Jump to content

Welcome to One Team in Bristol - Bristol City Forums

Welcome to One Team in Bristol - Bristol City Forums, like most online communities you must register to view or post in our community, but don't worry this is a simple free process that requires minimal information for you to signup. Be a part of One Team in Bristol - Bristol City Forums by signing in or creating an account.

  • Start new topics and reply to others
  • Full access to all forums (not all viewable as guest)
  • Subscribe to topics and forums to get email updates
  • Get your own profile page and make new friends
  • Send personal messages to other members.
  • Support OTIB with a premium membership

IGNORED

Ashton Gate 8 question.


Recommended Posts

49 minutes ago, Merrick's Marvels said:

"bad players"?

jesus christ almighty!

This is how football forums work, you can say “excuse my ignorance” and then make an unfounded sweeping generalisation in the same post..👎

  • Like 1
  • Hmmm 1
Link to post
Share on other sites
1 minute ago, GrahamC said:

This is how football forums work, you can say “excuse my ignorance” and then make an unfounded sweeping generalisation in the same post..👎

You can also clip quotes and not read the entire comment.

"And looking at the post city careers, it just looks like we grossly overpaid bad footballers, and they took a  guaranteed pay off over gambling over waiting for more money? That's an uncharitable way to look at it so these are questions rather than opinions! Looking to be educated here. Thanks in advance!"

Is this the case?

Is not

This is the case!

Link to post
Share on other sites
8 minutes ago, GrahamC said:

That isn’t completely the case, the side was actually 14th in the old 3rd division when we made the players redundant & had we not been made to play almost a youth team as a result of this (we went on an 11 match run during this time when we drew 2 & lost 9), we would definitely have survived.

There were a combination of factors here, those players who had served us so well were in many cases past it, we were spooked by the Gary Collier business & clearly gave too many contracts for too long. Others (Aitken & Marshall) were poor.

It also happened so quickly the second relegation under Bob Houghton to the third division was a shock, but we badly struggled to score goals & were really poor away & so were in the third tier for the first time in ages before we knew it, then the financial stuff (bizarrely we then decided to spend money on Mick Harford , a superb player at completely the wrong time) really kicked in..

First time in the 3rd tier since 1964/65.

  • Thanks 2
Link to post
Share on other sites

I've always found the "Eight men had a dream..." song a bit misguided, although obviously well-intentioned as a tribute.

I don't think it is at all fair to criticise any player, especially in the days when players were not paid a fortune nor guaranteed work after their playing days ended, for expecting their employment contracts to be honoured or for holding out for the best possible deal for them and their families.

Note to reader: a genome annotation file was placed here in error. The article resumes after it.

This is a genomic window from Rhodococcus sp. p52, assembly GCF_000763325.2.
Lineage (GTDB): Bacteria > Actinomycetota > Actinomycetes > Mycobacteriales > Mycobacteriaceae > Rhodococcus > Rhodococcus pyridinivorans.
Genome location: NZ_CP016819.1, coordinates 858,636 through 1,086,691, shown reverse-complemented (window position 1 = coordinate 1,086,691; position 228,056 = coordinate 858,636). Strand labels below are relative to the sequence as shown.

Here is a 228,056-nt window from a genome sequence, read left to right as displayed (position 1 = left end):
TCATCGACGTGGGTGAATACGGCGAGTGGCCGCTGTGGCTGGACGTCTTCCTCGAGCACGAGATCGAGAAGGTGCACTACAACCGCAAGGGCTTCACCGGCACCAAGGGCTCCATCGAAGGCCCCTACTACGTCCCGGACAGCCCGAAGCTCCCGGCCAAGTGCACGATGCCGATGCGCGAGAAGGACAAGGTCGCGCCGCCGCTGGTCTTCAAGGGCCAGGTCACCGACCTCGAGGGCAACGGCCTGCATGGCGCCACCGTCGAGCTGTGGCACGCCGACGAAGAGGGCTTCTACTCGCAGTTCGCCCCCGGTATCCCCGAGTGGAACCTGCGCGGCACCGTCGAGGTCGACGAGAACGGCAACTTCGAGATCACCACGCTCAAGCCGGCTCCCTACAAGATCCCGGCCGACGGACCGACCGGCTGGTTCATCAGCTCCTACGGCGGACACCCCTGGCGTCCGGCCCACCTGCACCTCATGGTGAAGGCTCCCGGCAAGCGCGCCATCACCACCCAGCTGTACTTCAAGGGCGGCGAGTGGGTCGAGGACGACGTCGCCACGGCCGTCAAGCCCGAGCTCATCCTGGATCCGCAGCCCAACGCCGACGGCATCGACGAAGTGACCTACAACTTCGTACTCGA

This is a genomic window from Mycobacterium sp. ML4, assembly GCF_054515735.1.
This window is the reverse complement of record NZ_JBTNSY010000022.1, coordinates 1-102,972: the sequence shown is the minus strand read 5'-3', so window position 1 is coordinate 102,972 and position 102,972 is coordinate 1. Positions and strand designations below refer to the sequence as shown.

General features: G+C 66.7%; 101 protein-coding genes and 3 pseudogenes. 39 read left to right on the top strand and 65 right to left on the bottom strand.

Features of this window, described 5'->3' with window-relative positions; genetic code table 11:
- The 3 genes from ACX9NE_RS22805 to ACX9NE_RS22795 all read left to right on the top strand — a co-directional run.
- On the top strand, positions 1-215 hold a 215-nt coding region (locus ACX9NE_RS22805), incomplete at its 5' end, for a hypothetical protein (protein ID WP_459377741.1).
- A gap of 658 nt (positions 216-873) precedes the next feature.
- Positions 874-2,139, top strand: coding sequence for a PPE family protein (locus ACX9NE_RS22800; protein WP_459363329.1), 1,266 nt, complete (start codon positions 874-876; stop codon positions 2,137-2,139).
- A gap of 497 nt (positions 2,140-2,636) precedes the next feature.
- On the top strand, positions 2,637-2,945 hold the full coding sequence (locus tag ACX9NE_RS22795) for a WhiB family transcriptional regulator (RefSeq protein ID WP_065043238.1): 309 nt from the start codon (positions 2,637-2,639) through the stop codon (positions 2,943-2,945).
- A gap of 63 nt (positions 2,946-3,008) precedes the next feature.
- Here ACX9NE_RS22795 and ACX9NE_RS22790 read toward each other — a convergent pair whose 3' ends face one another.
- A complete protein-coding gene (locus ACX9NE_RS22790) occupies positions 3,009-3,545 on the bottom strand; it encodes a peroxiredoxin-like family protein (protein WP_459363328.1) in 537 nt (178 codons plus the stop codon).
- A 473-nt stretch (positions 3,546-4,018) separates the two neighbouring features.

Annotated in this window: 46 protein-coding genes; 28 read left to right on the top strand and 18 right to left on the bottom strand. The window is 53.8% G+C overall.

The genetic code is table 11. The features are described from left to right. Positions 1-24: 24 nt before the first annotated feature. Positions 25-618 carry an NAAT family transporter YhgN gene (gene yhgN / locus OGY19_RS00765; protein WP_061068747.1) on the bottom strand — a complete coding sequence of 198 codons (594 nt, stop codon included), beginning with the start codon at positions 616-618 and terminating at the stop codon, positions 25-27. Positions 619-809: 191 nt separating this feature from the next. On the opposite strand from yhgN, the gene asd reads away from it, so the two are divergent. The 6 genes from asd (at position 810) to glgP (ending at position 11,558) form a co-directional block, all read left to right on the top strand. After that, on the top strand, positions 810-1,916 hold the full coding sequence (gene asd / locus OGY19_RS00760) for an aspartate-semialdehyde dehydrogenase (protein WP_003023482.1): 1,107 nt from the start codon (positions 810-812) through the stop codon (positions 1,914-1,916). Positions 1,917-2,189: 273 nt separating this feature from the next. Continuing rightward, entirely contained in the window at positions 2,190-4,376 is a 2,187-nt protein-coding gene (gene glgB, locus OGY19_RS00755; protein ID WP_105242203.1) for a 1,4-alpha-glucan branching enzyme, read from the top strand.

But it seems to me in hindsight (I was born in 1982) that it was obviously a massive balls-up to give players that length of contract in the first place and it seems to me - created a mess which hurt everyone but especially those players. They ultimately did what they had to do but it certainly wasn't a "dream to save a football team". It was salvaging the best possible outcome from an absolute absolute shambles. Admittedly that scans far worse in a terrace chant!

  • Like 1
Link to post
Share on other sites
50 minutes ago, BTRFTG said:

I take it you never saw Marshall & Aitken play?

You know what I meant but I'll  spell it out anyway...

To describe Geoff Merrick, Trevor Tainton, Gerry Sweeney, Chris Garland, Jimmy Mann and David Rodgers as, quote, "bad players", unquote, is so far wide of the mark, so divorced from reality, that it's laughable, barely worthy of a reply.

But you knew that.

  • Like 4
Link to post
Share on other sites
1 hour ago, Major Isewater said:

Out of curiosity what does that equate to in today’s terms ? 
 

We were amongst the best payers in the top division, we probably needed to be to attract the talent to our unfashionable , newly promoted club .

 

Suppose the easiest way to compare it, was that back in 82, the average weekly wage for a man in 82 was about £150 (for a woman in full time employment it was £98) and the average house cost back in 82 was 22.5k

Link to post
Share on other sites
5 minutes ago, Merrick's Marvels said:

You know what I meant but I'll  spell it out anyway...

To describe Geoff Merrick, Trevor Tainton, Gerry Sweeney, Chris Garland, Jimmy Mann and David Rodgers as, quote, "bad players", unquote, is so far wide of the mark, so divorced from reality, that it's laughable, barely worthy of a reply.

But you knew that.

Wouldn't say they were bad players at all, but they were party to consecutive relegations that saw City fall from the top flight to bottom of the 4th division.

Not (by any stretch) trying to pin that on their shoulders, but the contracts they were on made it difficult to move them on.

Link to post
Share on other sites
18 minutes ago, Bristol Rob said: